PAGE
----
The received wisdom, which might have helped us through the crisis, must be set aside. As the proverb says, “The parents have eaten sour grapes, and the children’s teeth are set on edge.” Perhaps it isn’t us: our forebears were unfaithful, and so we are only bearing the consequence of their actions. While it is true that we are suffering, perhaps after all, we are not the direct targets of God’s judgement. This was not merely the conventional wisdom, but the law. The law sets out that the iniquity of parents will be born by their children, “to the third and fourth generation of those who reject God.” (Deut. 5.9)

Ezekiel challenges this wisdom, and even this law. Through this chapter Ezekiel sets out the story of a parent, and a child, and their child: three generations. The Grandparent is righteous, and so shall live; their unrighteous child shall die for their own sins; and the righteous grandchild shall live, despite the sins of their father. The point Ezekiel is making is not about locating the reader as an individual in the midst of the crowd. As if what mattered was who exactly is at fault for an entire nation being cast aside and dispossessed of its land. Rather, Ezekiel is locating the reader as the focal point of history: it is this generation which is experiencing the judgement of God, it is this generation who is responsible for turning back in faithfulness, it is you : now, dislocated in exile: you are the ones who must walk towards righteousness and life, and away from guilt and death. The road of history has come up to meet you. The responsibility we find here is not the responsibility of blame for what has happened, but the responsibility for acting now in order to shape the life which might arise out of the present circumstances.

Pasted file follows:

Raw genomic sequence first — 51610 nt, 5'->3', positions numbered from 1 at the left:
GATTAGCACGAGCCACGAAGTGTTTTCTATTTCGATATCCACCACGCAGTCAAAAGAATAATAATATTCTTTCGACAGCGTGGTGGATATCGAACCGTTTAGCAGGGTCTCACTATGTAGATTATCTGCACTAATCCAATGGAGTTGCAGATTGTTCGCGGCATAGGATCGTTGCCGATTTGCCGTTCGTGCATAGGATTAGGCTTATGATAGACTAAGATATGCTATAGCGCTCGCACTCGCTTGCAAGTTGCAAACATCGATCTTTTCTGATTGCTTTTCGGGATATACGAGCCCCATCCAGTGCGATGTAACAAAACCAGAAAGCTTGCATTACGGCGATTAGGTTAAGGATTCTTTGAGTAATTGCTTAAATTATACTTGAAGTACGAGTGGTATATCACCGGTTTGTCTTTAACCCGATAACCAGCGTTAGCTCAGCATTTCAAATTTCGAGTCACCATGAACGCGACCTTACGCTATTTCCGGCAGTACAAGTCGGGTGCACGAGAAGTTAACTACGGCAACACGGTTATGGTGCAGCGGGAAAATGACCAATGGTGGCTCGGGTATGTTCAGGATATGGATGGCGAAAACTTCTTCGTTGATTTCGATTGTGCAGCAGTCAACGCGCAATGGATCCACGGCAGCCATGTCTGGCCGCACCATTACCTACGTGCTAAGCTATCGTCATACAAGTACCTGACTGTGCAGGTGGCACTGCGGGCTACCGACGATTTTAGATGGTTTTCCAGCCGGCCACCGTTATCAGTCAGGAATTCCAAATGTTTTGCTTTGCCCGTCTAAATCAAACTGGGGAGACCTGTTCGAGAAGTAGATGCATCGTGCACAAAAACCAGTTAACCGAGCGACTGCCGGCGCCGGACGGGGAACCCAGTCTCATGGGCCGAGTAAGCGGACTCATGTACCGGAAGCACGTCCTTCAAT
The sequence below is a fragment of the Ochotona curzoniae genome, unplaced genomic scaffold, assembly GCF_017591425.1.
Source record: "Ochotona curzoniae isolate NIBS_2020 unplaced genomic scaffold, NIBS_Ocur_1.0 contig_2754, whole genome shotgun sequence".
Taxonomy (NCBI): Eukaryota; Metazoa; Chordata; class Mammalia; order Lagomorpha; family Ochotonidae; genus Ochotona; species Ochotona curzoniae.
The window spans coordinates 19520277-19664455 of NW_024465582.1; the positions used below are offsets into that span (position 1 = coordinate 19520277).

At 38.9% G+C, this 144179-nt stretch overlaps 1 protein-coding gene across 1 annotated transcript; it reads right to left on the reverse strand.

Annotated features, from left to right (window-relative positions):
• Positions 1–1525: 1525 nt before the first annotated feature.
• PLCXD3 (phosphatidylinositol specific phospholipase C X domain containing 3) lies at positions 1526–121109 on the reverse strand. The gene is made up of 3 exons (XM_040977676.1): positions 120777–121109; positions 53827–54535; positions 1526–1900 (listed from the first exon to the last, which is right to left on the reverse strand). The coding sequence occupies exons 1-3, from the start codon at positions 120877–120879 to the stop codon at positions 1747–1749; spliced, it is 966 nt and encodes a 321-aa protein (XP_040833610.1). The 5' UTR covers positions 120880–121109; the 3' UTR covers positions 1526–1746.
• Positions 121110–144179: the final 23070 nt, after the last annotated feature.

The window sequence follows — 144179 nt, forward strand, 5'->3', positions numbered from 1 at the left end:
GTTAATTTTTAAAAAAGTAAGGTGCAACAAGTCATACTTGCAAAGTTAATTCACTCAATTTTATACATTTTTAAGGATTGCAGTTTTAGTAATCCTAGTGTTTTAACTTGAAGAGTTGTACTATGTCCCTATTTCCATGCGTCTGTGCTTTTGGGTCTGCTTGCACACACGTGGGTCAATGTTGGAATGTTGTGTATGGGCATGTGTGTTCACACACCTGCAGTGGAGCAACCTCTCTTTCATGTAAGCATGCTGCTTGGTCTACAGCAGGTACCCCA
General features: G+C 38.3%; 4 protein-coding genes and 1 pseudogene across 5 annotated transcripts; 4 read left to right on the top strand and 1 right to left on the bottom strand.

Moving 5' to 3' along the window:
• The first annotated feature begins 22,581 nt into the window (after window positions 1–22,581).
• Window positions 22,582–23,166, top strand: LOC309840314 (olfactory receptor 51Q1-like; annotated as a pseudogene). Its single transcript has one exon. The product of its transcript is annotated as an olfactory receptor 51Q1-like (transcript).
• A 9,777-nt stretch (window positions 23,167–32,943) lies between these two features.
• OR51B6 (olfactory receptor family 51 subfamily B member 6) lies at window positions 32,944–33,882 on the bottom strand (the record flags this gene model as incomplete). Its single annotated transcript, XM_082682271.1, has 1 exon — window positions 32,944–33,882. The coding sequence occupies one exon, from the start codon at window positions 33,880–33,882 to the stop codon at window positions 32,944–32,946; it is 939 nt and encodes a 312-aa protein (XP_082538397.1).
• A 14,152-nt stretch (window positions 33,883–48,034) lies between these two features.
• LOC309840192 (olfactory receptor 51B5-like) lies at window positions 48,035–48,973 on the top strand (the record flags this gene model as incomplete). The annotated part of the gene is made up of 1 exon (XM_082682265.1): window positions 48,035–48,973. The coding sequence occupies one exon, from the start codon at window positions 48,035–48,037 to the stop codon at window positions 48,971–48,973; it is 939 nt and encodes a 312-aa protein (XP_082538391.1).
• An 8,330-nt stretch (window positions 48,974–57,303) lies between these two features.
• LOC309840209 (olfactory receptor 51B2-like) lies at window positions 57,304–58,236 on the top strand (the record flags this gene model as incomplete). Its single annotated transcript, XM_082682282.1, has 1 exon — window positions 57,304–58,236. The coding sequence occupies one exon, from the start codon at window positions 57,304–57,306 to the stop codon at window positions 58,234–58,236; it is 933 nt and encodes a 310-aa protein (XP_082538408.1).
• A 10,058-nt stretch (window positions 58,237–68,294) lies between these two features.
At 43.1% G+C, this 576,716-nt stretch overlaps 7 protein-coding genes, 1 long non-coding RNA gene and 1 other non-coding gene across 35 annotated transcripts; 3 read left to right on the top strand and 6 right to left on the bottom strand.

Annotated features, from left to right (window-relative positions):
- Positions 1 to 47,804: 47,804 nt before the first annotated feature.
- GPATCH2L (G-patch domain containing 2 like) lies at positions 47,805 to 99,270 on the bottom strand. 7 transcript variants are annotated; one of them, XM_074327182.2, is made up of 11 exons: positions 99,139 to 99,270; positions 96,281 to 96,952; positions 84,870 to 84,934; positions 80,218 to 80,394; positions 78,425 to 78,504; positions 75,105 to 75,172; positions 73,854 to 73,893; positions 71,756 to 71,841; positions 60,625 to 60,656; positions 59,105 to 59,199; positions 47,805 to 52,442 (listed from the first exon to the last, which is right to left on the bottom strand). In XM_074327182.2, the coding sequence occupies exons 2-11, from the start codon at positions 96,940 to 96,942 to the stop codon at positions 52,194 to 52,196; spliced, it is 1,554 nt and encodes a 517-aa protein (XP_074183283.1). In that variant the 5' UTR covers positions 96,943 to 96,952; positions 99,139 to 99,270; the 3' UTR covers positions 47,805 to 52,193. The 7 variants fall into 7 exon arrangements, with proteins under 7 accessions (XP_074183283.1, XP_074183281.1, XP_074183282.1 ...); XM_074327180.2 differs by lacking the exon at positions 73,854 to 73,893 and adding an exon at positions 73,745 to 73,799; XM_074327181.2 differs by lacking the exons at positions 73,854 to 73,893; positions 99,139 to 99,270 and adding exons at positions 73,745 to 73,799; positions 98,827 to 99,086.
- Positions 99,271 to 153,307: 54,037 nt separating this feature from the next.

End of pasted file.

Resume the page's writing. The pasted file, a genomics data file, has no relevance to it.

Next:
Ezekiel’s prophetic address is perhaps not so far away for those of us in the present circumstances, with a palpable sense of living through history. What matters is not who is to blame, but that we (all of us): now, dislocated in our homes: we are the ones who must walk towards righteousness and life, and away from guilt and death. The road of history has come up to meet us. God has come close.

The comfort of God’s closeness cannot be heard without first hearing the seriousness of this responsibility. We are called to respond, called to be concerned with the oppression of the poor and the needy, called to give food to the hungry, to exact true justice, and adhere to the ways of the Lord. Let us cast away a narrow focus on ourselves, and step into the moment which has come to us.

The echo of Ezekiel can be heard saying: God comes to us in this moment, and calls us to respond. This is a serious responsibility.

But let us be clear: God does come to us in this moment; and does call us, that we would respond. The responsibility is great, and also a sure sign of God’s closeness in the midst of crisis. We must not think that God is only a figment of history, or that God is always to come. God is close to us even now. And though it is as much a challenge as a comfort, it is a comfort. Because God seeks for us a renewal in this moment: a new heart and a new spirit. God desires for us to meet this moment and turn in faithfulness and live. God desires us, yearns for us. As a mother yearns for their daughter, and desires that they would grow into goodness. God takes no pleasure in death and suffering, but calls and beckons us – evermore, even now – to come close to God as God has come close to us.

What it means for God to hold the whole world in God’s hand, all of history, and each of us, is not a simple accounting of rights and wrongs. But is a yearning to be bound to us, and us bound to God; a desire that we should turn and be transformed, renewed not by wisdom and law, but by a new Spirit of the living God. In the midst of chaos, uncertainty, and what feels like the crisis of divine judgement, Ezekiel reminds us that God does not cast us down from afar, but turns the divine eyes of life towards us.

May we embrace the God who comes embraces us, yearning with God for the life of the world.

Come Holy Spirit. Come.